Chapter Ten: Kreon
Dennethom’s limbs flailed as he crashed back down onto the ground. This time he got a face full of dirt as he had lost his helmet during his upward ascension. As he hit the ground for a third time, he heard a loud snap. Pain shot through his left leg. Delirious, he marvelled at hearing the sound of his leg breaking amidst the creature’s shrieks and the wail of the wind, and some other noise he couldn’t make out. The creature didn’t pick him up again. Perhaps it thought he was dead. Dennethom lay still. Nothing. He raised his upper body only to be flattened yet again by an almighty tremor. Sand flew everywhere and for a moment he was blinded.
In a haze of pain Dennethom rolled over onto his back and opened his eyes. Much to his shock and relief he spotted the Aluen silently approaching. The bay door of the ship was open and Arjuna stood in the doorway, a full-size volt cannon heaved over her shoulder, looking down at the dead creature.
A smile played across Dennethom’s lips as he watched his sister casually toss the volt cannon aside, and leap the six feet between the Aluen and the ground. She hurried over to check on her big brother. Moments later, Arronanto followed carrying a medi-kit. In a haze of pain, Dennethom was hardly aware as his brother and sister checked his wounds, and carried him up the ramp of the Aluen.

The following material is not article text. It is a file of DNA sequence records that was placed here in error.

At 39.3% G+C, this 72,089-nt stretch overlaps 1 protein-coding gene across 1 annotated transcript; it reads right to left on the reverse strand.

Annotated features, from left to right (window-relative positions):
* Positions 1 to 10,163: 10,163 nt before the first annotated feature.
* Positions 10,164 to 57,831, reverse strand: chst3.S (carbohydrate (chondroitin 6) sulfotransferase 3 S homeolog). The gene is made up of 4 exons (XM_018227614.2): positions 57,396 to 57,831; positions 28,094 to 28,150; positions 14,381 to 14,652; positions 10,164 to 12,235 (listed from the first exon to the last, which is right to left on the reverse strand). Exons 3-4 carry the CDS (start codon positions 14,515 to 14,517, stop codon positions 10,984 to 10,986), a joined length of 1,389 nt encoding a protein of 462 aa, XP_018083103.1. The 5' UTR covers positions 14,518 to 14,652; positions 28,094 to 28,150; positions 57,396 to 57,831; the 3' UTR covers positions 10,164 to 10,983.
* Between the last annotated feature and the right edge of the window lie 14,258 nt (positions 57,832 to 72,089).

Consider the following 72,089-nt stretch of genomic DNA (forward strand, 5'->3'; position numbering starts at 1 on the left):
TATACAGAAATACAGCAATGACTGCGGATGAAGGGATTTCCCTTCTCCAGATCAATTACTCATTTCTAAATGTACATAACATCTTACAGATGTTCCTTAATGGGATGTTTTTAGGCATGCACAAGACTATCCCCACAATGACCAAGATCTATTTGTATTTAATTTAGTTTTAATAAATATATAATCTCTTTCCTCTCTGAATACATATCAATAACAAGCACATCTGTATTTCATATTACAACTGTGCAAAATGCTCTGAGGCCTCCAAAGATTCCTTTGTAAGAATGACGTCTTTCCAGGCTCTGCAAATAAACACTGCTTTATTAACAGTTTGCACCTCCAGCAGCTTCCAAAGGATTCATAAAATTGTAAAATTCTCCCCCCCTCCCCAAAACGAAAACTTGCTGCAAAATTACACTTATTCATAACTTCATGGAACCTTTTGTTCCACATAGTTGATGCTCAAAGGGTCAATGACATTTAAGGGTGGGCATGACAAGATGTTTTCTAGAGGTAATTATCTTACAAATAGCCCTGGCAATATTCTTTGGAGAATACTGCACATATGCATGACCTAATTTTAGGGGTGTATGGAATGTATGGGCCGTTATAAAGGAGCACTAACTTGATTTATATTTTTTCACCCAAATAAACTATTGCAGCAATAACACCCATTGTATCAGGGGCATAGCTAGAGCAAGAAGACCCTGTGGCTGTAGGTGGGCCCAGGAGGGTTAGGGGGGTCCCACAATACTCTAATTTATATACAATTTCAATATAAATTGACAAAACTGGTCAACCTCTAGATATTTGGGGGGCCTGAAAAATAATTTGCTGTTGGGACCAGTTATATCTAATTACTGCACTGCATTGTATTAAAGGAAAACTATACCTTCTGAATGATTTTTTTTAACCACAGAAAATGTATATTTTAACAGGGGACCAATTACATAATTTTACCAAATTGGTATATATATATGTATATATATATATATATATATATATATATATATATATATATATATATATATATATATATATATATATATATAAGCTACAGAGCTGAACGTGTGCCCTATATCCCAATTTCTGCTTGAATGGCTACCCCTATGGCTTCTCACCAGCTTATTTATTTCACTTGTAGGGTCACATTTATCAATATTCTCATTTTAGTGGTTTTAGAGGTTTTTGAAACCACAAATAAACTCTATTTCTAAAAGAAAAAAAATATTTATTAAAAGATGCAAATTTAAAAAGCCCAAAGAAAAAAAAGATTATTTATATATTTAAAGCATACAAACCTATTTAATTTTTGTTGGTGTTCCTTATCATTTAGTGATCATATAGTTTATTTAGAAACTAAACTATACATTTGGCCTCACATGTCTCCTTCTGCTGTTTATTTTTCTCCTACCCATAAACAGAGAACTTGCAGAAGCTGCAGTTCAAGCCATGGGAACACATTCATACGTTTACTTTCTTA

He was drifting in and out, but he felt Drapaudi tightly clutching his hand as the pain medication took hold. When he awoke, Drapaudi remained by his side. He sensed the whir of the Aluen’s engines and knew they were back in space.
“What happened?” he whispered, his throat felt dry and scratchy.
“You broke your leg,” Drapaudi replied, admonishing him.
“Did we get the kreon?” he asked.
Drapaudi sighed. “Yes. Your brother and sister recovered the extraction device and filled the other one too. We’ve got enough fuel for a good half cycle.”
Dennethom smiled. “I could use some water,” he croaked.
Drapaudi scowled at him but obeyed, wordlessly handing him a small cup of liquid. Dennethom drained the cup before noticing the expression on her face.
“You could have died out there,” Drapaudi replied, her arms folded across her chest.
“You were worried,” Dennethom replied with a smile, but she still looked angry. “I’m fine. I didn’t die. And it needed to be done. We needed the fuel.”
“Why couldn’t Arjuna and Arro go? Or Xien? Or Jora? Why did it have to be you.”
She prefers me to Arro, Dennethom thought to himself. Aloud he said, “I’m the leader. If I don’t take the risks, who will?”
Drapaudi pulled away from him. “It’s not your risk to take anymore. You have a wife to think about. You have a child!”
Dennethom blinked, his ears twitching uncertainly. Surely he misheard. “I’m going to be a father?”
“Yes,” Drapaudi replied, tears springing to her eyes. “I would need to run tests to be certain, but I think so.”
Dennethom frowned. “I thought our two races couldn’t conceive without help from doctors.”
Drapaudi shrugged. “Well I don’t know what to tell you because I am absolutely positive I am pregnant.”
A broad grin spread across Dennethom’s face as he finally understood what Drapaudi was trying to tell him. “I’m going to be a father!”
At first he barely felt the tremor. He thought he must be imagining things. The sandstorm was playing tricks with his senses. But the tremor grew bigger and more insistent. The extractor tumbled over. Dennethom wanted to grab the device, check it was intact, but he could barely stand. Suddenly another strange thing occurred. The sand began to sink in on itself as though something moved within, disrupting the earth.